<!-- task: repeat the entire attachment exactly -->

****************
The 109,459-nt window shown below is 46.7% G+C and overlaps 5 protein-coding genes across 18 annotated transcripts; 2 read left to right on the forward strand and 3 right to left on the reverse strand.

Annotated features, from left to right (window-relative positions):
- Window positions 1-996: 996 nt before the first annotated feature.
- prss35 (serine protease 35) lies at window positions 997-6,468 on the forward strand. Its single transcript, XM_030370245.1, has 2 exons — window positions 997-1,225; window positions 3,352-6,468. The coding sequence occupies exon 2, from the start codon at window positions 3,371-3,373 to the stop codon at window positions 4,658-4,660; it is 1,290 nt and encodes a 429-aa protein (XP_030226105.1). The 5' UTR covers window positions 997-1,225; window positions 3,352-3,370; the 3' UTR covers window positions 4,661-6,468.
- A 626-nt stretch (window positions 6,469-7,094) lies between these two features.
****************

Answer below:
The 109,459-nt window shown below is 46.7% G+C and overlaps 5 protein-coding genes across 18 annotated transcripts; 2 read left to right on the forward strand and 3 right to left on the reverse strand.

Annotated features, from left to right (window-relative positions):
- Window positions 1-996: 996 nt before the first annotated feature.
- prss35 (serine protease 35) lies at window positions 997-6,468 on the forward strand. Its single transcript, XM_030370245.1, has 2 exons — window positions 997-1,225; window positions 3,352-6,468. The coding sequence occupies exon 2, from the start codon at window positions 3,371-3,373 to the stop codon at window positions 4,658-4,660; it is 1,290 nt and encodes a 429-aa protein (XP_030226105.1). The 5' UTR covers window positions 997-1,225; window positions 3,352-3,370; the 3' UTR covers window positions 4,661-6,468.
- A 626-nt stretch (window positions 6,469-7,094) lies between these two features.